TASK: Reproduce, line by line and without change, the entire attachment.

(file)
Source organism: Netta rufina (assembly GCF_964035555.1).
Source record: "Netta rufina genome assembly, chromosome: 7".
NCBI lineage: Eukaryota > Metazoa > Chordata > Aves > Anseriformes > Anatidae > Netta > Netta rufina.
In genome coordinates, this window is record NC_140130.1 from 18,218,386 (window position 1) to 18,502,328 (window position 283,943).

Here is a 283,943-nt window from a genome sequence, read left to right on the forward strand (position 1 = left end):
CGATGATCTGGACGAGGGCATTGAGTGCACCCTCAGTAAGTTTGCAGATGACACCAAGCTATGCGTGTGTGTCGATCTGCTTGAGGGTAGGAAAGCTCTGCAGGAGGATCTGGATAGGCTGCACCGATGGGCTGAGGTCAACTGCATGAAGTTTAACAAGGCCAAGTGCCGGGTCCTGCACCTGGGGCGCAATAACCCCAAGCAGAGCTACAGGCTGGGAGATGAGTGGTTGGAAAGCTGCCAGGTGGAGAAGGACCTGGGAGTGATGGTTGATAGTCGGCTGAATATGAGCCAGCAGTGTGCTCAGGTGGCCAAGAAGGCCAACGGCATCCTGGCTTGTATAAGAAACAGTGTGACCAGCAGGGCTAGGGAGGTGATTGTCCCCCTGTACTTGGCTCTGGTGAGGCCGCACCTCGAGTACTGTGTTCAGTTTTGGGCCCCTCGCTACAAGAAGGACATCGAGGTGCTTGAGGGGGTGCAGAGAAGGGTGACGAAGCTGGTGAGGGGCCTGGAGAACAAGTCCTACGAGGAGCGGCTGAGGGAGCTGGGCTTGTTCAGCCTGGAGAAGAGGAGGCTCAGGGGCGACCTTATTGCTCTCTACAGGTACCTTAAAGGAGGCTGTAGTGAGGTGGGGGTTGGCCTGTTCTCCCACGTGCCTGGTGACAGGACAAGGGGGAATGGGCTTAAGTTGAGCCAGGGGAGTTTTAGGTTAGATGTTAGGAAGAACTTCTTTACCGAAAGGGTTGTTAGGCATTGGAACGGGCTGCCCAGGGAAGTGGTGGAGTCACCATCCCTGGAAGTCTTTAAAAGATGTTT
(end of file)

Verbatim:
Source organism: Netta rufina (assembly GCF_964035555.1).
Source record: "Netta rufina genome assembly, chromosome: 7".
NCBI lineage: Eukaryota > Metazoa > Chordata > Aves > Anseriformes > Anatidae > Netta > Netta rufina.
In genome coordinates, this window is record NC_140130.1 from 18,218,386 (window position 1) to 18,502,328 (window position 283,943).

Here is a 283,943-nt window from a genome sequence, read left to right on the forward strand (position 1 = left end):
CGATGATCTGGACGAGGGCATTGAGTGCACCCTCAGTAAGTTTGCAGATGACACCAAGCTATGCGTGTGTGTCGATCTGCTTGAGGGTAGGAAAGCTCTGCAGGAGGATCTGGATAGGCTGCACCGATGGGCTGAGGTCAACTGCATGAAGTTTAACAAGGCCAAGTGCCGGGTCCTGCACCTGGGGCGCAATAACCCCAAGCAGAGCTACAGGCTGGGAGATGAGTGGTTGGAAAGCTGCCAGGTGGAGAAGGACCTGGGAGTGATGGTTGATAGTCGGCTGAATATGAGCCAGCAGTGTGCTCAGGTGGCCAAGAAGGCCAACGGCATCCTGGCTTGTATAAGAAACAGTGTGACCAGCAGGGCTAGGGAGGTGATTGTCCCCCTGTACTTGGCTCTGGTGAGGCCGCACCTCGAGTACTGTGTTCAGTTTTGGGCCCCTCGCTACAAGAAGGACATCGAGGTGCTTGAGGGGGTGCAGAGAAGGGTGACGAAGCTGGTGAGGGGCCTGGAGAACAAGTCCTACGAGGAGCGGCTGAGGGAGCTGGGCTTGTTCAGCCTGGAGAAGAGGAGGCTCAGGGGCGACCTTATTGCTCTCTACAGGTACCTTAAAGGAGGCTGTAGTGAGGTGGGGGTTGGCCTGTTCTCCCACGTGCCTGGTGACAGGACAAGGGGGAATGGGCTTAAGTTGAGCCAGGGGAGTTTTAGGTTAGATGTTAGGAAGAACTTCTTTACCGAAAGGGTTGTTAGGCATTGGAACGGGCTGCCCAGGGAAGTGGTGGAGTCACCATCCCTGGAAGTCTTTAAAAGATGTTT